This is a guest post by Tom Smith, Partnerships Associate, Crowdcube.
We live in an age where conventions are being disrupted more frequently than ever, and it is no news how the rise of alternative finance and specifically how equity crowdfunding has challenged the investment landscape. From an investor’s perspective, ‘everyday investors’ now have access to an asset class traditionally reserved for private institutions, and can benefit from managing their own portfolio with no investment management or carry fees. Meanwhile, from an entrepreneur’s perspective, whilst not all information is entirely public, the validation of a company’s valuation is shifting from being a private process, to being a very public one. Although Crowdcube do not advise or approve valuations for businesses that list, we have found that out of the hundreds of listings on Crowdcube every year, the companies who are successful in closing equity crowdfunding investment rounds use two basic tools to calculate their valuation.
There are many valuations guides available online, but each company is different, so each company has its own set of rules. A basic starting-point is to draw reasonable comparisons with similar companies, and apply objectivity in the process. To determine what constitutes a similar company, simple attributes to consider are the company stage; size; sector; geography; growth rate; funding route; and strategy to deliver the business plan.
An important comparison to make is the funding lifecycle stage of a company. This will not only help to inform on the amount of equity to have available, but also to set a valuation that accommodates for future investment rounds. Even if a reasonably comparative company had an aggressive valuation, setting a relatively lower valuation could generate greater interest in the pitch; provide scope for follow-on rounds; and aim to avoid potential damage through future dilutions. An example of a company who did this well was BeerBods; who raised £155k in 36 hours on Crowdcube in Feb ‘14 with a pre-money valuation (meaning the valuation before the fundraising round closes) of £440k, and did a follow-on round in Aug ‘17 after increasing its revenue fivefold, at a pre-money valuation of £2.25m, all considering competitors HonestBrew and Beer52 completed crowdfunding rounds in between BeerBods’ own two rounds.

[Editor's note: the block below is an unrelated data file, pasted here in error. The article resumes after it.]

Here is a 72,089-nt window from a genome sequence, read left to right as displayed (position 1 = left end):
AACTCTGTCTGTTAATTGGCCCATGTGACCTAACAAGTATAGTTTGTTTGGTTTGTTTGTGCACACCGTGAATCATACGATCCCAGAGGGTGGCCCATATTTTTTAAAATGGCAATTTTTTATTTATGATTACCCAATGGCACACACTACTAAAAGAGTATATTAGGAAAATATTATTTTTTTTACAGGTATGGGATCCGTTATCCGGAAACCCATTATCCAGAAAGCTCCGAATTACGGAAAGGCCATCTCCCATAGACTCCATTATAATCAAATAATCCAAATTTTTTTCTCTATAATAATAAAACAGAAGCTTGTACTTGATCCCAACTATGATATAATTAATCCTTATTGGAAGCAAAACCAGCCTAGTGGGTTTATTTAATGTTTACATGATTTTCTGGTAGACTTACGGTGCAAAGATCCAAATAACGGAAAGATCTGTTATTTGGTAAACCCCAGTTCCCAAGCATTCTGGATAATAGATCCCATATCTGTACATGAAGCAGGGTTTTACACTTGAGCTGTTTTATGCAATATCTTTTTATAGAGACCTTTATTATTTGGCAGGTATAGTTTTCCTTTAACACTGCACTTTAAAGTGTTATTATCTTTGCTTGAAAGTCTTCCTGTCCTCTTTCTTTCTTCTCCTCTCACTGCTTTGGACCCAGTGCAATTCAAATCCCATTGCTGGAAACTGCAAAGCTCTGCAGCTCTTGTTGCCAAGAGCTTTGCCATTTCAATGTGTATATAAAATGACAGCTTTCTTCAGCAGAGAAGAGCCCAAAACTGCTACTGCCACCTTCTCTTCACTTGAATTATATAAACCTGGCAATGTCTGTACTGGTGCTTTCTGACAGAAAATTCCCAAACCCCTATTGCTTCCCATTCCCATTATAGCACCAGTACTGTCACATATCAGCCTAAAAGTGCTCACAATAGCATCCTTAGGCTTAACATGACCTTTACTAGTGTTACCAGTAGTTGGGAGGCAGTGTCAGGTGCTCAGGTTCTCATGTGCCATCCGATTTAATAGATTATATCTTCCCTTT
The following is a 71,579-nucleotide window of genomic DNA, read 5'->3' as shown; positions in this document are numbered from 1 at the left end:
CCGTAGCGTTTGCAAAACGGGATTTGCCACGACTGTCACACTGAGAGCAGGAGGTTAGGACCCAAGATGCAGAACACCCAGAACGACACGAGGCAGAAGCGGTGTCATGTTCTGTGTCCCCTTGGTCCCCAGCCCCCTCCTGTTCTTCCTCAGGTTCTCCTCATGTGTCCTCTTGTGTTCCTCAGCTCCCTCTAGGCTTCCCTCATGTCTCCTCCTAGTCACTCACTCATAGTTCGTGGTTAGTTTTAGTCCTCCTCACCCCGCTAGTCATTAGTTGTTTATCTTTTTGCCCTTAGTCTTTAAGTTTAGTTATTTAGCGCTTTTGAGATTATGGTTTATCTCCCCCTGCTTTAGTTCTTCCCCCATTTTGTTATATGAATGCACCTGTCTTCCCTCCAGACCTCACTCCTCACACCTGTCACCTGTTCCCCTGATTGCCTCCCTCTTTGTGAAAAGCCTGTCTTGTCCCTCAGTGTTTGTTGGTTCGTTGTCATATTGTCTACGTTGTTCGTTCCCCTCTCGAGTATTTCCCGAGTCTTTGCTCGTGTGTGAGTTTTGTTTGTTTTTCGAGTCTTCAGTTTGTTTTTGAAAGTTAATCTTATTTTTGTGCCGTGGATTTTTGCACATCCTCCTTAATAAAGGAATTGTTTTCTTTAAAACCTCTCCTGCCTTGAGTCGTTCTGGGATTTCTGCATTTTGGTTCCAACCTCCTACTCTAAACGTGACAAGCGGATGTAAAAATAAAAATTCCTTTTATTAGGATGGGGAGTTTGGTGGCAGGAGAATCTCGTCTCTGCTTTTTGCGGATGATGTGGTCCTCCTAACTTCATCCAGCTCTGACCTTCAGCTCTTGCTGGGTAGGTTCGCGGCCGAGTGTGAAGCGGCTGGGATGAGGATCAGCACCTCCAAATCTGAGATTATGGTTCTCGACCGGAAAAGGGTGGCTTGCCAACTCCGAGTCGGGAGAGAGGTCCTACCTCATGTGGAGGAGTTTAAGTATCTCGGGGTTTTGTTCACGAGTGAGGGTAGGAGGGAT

Most equity crowdfunding rounds are private until they reach a certain percentage of the round before going public, to strategically gain momentum prior to asking the wider community to come on board. This provides an opportunity for businesses to listen to investors’ opinions before publicly launching the Crowdfunding campaign. That being said, companies still have the flexibility of being able to change the valuation based on the traction of the campaign, while it is live; so are not completely constrained to the valuation it launched with.
In the recent case of field&flower, the company acted on feedback from potential investors via the live forums to have a valuation more inline with competitors Mindful Chef, which successfully funded on Crowdcube at a similar time. In response, field&flower lowered the valuation whilst its pitch was live and at 62% funded, from £12m to £9.5m. Within three days of doing this, the company achieved its fundraising target of £750k.
The challenge a company faces when equity crowdfunding is to publicly corral a multitude of investors on the same terms and therefore the same valuation, so the valuation itself is a crucially important factor that leads to funding success or failure. Drawing reasonable comparisons and acting on continuous feedback are two critical (but often neglected) tools that can help entrepreneurs or advisors value a company appropriately, so they can secure the funding they need to grow.